Superstar Miami Chef Dreams up Oxtail Bao and Jerk Pork Shumai at New Restaurant
Timon Balloo is opening his most personal concept to date, drawing from his Indian, Chinese, Black, Trinidadian, and Arawak roots.
“This is 100 percent me,” he says of the eponymous restaurant he plans to open in mid-November.
The restaurant known as Balloo, which has a neon-blue sign, a multihued dining room that might squeeze in 20 seats, and a small patio, is less than 1,000 square feet. By contrast, Sugarcane, the Miami restaurant where he received a Food & Wine People’s Best New Chef nomination, is about five times that size. (The Brooklyn outpost of Sugarcane is even larger.) But he says what he’s about to debut in downtown Miami is his “dream restaurant” and his “midlife-crisis restaurant” and the most personal thing he’s created in his career.
It starts with his roots. Timon Balloo is Indian, Chinese, Black, Trinidadian, and Arawak. He plans to showcase flavors from Asia and the Caribbean, among other places, at his new restaurant. “I’ll have roti, naan, oxtail, most likely rice and peas,” he says. “There will probably be a callaloo.”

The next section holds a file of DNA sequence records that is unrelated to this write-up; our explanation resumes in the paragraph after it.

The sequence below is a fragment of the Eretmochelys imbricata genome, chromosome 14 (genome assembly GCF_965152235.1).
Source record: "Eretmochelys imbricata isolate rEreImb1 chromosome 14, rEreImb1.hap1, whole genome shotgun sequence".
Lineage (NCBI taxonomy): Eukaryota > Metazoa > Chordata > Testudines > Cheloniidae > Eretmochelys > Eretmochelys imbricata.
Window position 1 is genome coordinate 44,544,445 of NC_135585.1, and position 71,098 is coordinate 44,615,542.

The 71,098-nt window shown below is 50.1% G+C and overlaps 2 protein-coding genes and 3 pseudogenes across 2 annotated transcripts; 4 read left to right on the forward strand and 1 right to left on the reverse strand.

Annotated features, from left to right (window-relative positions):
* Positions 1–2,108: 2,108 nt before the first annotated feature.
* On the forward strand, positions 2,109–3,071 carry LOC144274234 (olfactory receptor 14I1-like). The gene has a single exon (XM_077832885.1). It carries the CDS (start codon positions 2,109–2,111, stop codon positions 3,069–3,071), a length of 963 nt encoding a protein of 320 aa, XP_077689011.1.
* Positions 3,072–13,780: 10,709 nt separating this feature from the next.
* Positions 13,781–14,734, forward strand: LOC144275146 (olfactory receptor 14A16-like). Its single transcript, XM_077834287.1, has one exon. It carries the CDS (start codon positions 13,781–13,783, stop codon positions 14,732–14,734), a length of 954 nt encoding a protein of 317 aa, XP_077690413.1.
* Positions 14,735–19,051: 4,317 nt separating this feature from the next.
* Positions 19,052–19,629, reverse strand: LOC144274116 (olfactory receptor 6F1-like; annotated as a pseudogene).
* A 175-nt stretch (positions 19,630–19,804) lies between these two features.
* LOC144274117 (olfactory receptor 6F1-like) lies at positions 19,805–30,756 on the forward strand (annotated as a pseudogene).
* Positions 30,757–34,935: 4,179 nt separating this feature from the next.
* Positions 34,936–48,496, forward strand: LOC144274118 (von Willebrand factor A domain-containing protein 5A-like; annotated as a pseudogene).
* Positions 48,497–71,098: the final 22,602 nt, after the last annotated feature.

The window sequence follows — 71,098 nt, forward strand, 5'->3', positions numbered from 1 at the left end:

His closest childhood friend was Filipino, so he plans to serve fried rice inspired by Filipino breakfast. He might put his own version of Spam, something he’s made before at Sugarcane, in the fried rice. He might offer other rice dishes like pilau.
He loves to eat dim sum every week, so he’s also thinking about a jerk-chicken dumpling or maybe a jerk-pork shumai. He’s purchased a cheung fun machine, but he might serve the rice-noodle rolls like pasta he tops with gravy instead of stuffing them with meat. He wants to riff on char siu bao, and the plan for now is to pan-fry the baos and possibly fill them with oxtail instead of barbecue pork.
“Even to get to that thought process, it had to take all the experience I had to say, ‘I’m OK with doing this,’” he says. “Because it made sense in my house.”